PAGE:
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Officials Hope Tulsa Supercomputer Will Be Economic Boost

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"Our researchers or our small business users can use it from their desktops at home," said Alex Barclay, Director of Supercomputer. "Our researchers or our small business users can use it from their desktops at home," said Alex Barclay, Director of Supercomputer.
The computer should be operational by October. The computer should be operational by October.
It will take a lot of energy to keep the connections running. It will take a lot of energy to keep the connections running.
TULSA, Oklahoma -

Tulsa will soon be home to the largest supercomputer in the nation, one that anyone can use.

City leaders say combining research and entrepreneurs will be an economic boost to the region.

The partnership behind the Tulsa supercomputer said it will fuel economic development and boost universities, colleges and small businesses.

"It's going to lead to the creation of significant jobs and economic development opportunity," Tulsa Mayor Dewey Bartlett said.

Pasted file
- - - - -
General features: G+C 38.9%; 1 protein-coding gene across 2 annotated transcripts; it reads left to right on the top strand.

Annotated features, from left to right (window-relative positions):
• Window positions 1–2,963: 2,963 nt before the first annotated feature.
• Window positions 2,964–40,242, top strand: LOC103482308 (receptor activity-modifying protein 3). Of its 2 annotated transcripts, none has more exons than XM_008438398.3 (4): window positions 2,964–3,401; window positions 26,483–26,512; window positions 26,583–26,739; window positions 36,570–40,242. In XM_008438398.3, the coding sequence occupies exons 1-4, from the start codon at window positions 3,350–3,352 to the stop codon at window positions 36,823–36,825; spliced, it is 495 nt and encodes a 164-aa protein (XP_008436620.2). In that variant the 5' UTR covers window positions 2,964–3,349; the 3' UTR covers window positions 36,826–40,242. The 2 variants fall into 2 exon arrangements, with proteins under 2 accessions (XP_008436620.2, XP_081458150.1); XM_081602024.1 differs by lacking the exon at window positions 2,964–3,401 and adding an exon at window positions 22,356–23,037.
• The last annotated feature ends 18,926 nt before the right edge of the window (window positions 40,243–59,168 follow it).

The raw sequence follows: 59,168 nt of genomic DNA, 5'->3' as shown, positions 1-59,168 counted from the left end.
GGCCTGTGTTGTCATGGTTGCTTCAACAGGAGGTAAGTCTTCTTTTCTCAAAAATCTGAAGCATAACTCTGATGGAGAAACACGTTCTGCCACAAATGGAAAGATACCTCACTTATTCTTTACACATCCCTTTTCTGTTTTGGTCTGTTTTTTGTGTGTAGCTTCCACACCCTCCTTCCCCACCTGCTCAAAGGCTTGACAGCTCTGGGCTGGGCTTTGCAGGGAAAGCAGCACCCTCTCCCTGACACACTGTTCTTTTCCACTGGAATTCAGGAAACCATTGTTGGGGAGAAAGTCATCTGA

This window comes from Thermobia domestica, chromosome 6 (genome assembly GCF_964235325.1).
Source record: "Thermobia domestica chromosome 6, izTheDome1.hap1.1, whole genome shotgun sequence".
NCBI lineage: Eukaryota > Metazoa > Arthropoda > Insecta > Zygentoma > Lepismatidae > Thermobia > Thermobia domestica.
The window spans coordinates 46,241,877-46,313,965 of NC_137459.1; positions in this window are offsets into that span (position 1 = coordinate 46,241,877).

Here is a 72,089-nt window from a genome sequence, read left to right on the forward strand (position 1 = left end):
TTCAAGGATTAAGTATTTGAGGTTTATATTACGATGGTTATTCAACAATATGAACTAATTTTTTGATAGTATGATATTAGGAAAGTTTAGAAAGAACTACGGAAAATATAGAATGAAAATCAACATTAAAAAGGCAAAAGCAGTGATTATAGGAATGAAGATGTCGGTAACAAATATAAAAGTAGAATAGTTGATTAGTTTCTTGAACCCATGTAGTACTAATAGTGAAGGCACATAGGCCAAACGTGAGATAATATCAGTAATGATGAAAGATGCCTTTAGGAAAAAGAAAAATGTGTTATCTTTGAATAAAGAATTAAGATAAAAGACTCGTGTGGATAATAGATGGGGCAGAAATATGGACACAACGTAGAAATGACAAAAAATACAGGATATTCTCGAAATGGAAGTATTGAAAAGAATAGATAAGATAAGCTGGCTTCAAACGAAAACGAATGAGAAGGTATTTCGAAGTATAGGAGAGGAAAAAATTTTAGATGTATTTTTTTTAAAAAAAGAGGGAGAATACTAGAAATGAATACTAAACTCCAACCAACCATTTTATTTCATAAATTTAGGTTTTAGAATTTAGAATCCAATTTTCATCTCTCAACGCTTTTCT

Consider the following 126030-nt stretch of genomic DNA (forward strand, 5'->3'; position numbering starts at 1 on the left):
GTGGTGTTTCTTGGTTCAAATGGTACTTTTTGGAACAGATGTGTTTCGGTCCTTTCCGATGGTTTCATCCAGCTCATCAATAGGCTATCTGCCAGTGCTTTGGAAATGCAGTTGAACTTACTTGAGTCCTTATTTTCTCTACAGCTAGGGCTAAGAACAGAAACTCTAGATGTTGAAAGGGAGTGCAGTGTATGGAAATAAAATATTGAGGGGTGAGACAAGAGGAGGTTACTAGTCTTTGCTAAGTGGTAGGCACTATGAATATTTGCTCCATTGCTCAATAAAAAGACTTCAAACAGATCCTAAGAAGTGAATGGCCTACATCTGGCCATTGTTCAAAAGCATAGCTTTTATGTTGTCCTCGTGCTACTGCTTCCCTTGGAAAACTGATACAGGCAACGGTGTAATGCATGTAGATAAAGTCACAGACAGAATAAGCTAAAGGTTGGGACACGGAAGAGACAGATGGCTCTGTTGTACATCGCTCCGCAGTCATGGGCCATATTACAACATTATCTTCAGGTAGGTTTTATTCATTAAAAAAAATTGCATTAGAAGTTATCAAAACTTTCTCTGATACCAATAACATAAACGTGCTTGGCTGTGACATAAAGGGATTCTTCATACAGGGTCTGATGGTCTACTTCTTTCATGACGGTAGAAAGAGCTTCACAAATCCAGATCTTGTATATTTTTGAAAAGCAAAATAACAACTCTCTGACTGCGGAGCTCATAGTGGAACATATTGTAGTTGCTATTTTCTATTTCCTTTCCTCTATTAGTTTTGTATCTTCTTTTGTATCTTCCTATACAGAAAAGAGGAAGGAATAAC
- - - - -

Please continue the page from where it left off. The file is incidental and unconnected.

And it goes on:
Under the leadership of the Oklahoma Innovation Initiative, the University of Tulsa, University of Oklahoma-Tulsa, Oklahoma State University-Tulsa and Tulsa Community College pooled resources for the $6.7 million needed to build, operate and maintain the supercomputer project.

You use a supercomputer when your problems are too big for one computer to handle.

Any researcher and entrepreneur will be able to use it.

Alex Barclay will be building the supercomputer.

"Our researchers or our small business users can use it from their desktops at home," said Alex Barclay, Director of Supercomputer. "They use remote access programs to basically come in through the front door of the supercomputer."

There are also a public benefits.

For example, the supercomputer could take health information and predict to help with prevention.

"We can predict where Tulsa's health will be 20 years from now," OU-Tulsa president Gerry Clancy said. "How many people will need liver transplants, kidney transplants."

Tulsa's supercomputer will have the data storage equal to a stack of data CDs a half-mile high.

It will be housed inside a refrigerated room at city hall with cabinets that each hold dozens of computers and high-speed fiber-optic networking that all talk to each other.

It takes a lot of energy to keep this machine going -- the same amount of energy to power an entire neighborhood.

Construction on the supercomputer begins in a few weeks.

It should be operational by October 1.

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